Eboni Nelson, Ronald Pitner & Carla Pratt on "Race-Neutral Alternatives in Law School"...
ASSESSING THE VIABILITY OF RACE-NEUTRAL ALTERNATIVES IN LAW SCHOOL, Eboni S. Nelson, Ronald Pitner, Carla D. Pratt, 102 Iowa Law Review 2187 (July 2017)
"Over the past several years, law schools have experienced many challenges stemming from declines in student enrollment due to a shrinking applicant pool. The declining number of applicants is particularly problematic for law schools seeking to educate students in racially diverse learning environments. In light of recent challenges to the constitutionality of race-conscious affirmative action and the likelihood that President Donald Trump will make several appointments to the Supreme Court-- thereby shifting its balance toward the ideology of colorblindness--it is imperative to engage in a project that examines the relationship between racial categories and race-neutral identity factors in law-school admissions. Understanding the relationship between racial groups and certain race-neutral identity factors will help law schools comply with Fisher I's mandate that universities consider race-neutral means for achieving diversity before using race as a factor in their admissions processes. Understanding this relationship will also be useful for higher-education institutions seeking to enroll racially diverse student bodies in jurisdictions that do not permit the consideration of race in admissions, and may become necessary for all institutions if the Court overrules the Fisher and Grutter decisions. Moreover, the data from this study illuminates persisting structural inequalities for certain racial minority groups and rebuts the assumption that those privileged enough to make it to law school are insulated from the structural inequalities that race-conscious affirmative action historically sought to address.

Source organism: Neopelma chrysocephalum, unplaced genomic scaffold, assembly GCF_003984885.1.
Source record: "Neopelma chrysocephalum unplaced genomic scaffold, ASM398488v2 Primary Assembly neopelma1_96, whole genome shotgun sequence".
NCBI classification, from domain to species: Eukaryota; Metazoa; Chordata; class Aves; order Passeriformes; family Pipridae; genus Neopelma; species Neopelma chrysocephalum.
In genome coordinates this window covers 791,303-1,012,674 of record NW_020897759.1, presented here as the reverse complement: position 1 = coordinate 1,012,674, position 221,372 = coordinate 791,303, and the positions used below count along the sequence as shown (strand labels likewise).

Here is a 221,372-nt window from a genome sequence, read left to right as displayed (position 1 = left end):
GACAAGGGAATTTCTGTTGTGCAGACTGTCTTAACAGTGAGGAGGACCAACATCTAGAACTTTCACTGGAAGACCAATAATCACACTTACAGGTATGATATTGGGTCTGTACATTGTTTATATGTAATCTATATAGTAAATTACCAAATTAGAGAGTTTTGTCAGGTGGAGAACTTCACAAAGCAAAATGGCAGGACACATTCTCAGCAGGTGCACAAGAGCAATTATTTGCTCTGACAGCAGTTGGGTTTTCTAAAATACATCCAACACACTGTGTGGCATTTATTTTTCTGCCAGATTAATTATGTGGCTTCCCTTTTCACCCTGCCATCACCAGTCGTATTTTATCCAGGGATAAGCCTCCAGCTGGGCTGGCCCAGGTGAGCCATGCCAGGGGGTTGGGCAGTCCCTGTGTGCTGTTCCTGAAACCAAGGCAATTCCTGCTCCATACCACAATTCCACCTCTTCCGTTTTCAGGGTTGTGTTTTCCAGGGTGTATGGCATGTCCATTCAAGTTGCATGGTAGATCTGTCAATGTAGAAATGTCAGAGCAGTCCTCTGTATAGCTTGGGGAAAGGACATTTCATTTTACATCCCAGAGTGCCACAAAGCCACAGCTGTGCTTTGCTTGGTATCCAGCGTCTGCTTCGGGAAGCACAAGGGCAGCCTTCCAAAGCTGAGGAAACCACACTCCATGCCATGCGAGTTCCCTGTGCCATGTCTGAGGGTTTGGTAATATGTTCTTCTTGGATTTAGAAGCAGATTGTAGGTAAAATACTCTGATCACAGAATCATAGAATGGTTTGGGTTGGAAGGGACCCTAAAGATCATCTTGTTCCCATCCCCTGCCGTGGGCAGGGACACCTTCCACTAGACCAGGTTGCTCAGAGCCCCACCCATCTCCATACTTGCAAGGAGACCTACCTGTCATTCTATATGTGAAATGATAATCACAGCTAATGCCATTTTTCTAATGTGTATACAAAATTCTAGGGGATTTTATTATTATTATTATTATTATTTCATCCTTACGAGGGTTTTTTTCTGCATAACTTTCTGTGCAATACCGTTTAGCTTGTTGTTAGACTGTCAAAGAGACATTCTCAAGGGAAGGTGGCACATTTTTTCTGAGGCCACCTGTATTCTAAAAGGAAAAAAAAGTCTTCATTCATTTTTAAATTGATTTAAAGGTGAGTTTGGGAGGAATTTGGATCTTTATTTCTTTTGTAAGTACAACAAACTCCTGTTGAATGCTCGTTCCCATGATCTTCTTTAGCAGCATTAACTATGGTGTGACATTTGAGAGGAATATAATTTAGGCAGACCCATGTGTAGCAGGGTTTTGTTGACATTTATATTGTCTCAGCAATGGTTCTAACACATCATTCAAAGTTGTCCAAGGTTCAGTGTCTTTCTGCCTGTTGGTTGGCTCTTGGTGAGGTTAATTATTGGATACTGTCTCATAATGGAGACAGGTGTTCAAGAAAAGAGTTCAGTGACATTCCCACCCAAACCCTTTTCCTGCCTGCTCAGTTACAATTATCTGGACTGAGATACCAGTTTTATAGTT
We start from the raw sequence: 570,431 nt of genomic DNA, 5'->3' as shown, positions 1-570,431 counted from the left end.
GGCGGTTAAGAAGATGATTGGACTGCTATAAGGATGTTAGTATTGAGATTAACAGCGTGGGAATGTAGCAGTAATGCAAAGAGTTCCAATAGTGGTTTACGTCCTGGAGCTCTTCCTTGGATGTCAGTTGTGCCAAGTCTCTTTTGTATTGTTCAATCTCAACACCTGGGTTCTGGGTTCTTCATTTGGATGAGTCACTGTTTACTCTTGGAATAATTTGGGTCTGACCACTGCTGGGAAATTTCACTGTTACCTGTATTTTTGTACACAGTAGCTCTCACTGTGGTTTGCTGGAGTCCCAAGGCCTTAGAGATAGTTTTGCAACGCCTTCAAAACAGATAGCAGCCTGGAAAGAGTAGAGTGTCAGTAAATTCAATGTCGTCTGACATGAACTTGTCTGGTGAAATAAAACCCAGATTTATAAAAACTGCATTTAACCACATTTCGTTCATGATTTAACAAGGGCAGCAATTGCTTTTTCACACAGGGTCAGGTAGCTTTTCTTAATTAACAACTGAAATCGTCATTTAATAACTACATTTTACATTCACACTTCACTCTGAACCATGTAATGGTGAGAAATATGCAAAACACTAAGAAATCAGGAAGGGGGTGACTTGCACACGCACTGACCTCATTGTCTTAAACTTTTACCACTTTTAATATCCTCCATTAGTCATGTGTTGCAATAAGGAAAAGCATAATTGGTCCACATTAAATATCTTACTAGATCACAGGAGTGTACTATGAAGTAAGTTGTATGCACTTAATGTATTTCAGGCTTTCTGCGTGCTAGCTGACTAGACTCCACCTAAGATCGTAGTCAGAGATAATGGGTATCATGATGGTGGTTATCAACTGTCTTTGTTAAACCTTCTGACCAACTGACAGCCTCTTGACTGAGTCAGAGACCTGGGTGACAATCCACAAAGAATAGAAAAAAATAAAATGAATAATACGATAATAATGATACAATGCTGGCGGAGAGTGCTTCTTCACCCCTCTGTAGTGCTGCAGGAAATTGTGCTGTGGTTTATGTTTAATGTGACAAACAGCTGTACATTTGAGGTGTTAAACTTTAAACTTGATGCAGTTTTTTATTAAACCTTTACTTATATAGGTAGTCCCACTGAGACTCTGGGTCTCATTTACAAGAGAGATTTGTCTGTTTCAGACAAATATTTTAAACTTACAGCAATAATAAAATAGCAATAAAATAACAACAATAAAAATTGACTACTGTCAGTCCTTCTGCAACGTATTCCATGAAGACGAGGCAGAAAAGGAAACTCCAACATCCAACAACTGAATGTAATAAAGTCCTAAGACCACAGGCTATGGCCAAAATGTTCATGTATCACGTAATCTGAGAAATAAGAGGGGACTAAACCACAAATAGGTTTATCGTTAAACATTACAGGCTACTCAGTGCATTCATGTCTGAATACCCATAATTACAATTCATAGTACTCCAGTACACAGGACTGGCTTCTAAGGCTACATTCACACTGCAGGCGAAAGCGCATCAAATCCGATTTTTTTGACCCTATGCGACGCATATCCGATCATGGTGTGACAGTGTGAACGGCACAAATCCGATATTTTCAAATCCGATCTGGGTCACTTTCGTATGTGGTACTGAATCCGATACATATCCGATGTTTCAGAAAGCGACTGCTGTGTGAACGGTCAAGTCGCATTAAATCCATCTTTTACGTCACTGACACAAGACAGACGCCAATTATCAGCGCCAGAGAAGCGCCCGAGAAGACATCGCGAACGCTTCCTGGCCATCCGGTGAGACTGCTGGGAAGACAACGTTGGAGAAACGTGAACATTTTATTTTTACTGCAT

This empirical study surveyed first-year law students at public American Bar Association approved law schools and asked them about race-neutral aspects of their identity, such as family background and educational-institution characteristics, to determine whether there is a relationship between their race and certain socioeconomic identity factors. The findings will enhance law schools' understanding of race-neutral admissions factors that may contribute to their abilities to assemble racially diverse student bodies, and will give them tools to experiment with trying to yield racially diverse classes without asking applicants about their race. Possessing such knowledge will greatly aid law schools as they develop and implement admissions policies in their efforts to provide greater access to students from backgrounds underrepresented in the legal profession while also fulfilling their commitment to educate all law students in a diverse learning environment."
Nelson, Pitner & Pratt survey the degree which socio-economic factors mimic race, the extent to which they are not in fact race-neutral. To the extent certain factors can serve as a proxy for race, colleges and universities may, under Fisher I, use them to create constitutionally permissible affirmative action program, admissions committees can use them to either enhance or avoid racial diversity on campus.
Affirmative Action in college admissions and other issues relating to educational equity represent asymmetrically imperfect market information available to Black people and people of color. While the courts focus on individual rights, the question with regard to closing the racial wealth gap, with regard to whether the market is meritocratic, whether the free market is freer for white people than for people of color is whether institutions that support the market (academia) provide less information to Black folks in the aggregate than to Whites.
Additionally, without human and social capital represented by knowledge, degrees and associations that attach to 'elite' college attendance, educational inequities also constitute asymmetrically imperfect market competition.
Defenses of the status quo relying on the alleged incapacity of Black people to compete within or adapt to elite institutions also represent asymmetrically imperfect market imperfection, in that it reinforces the myth of black inferiority, and therefore skews negatively market information about black people (in addition to that which is available to Black people).
- Andre L. Smith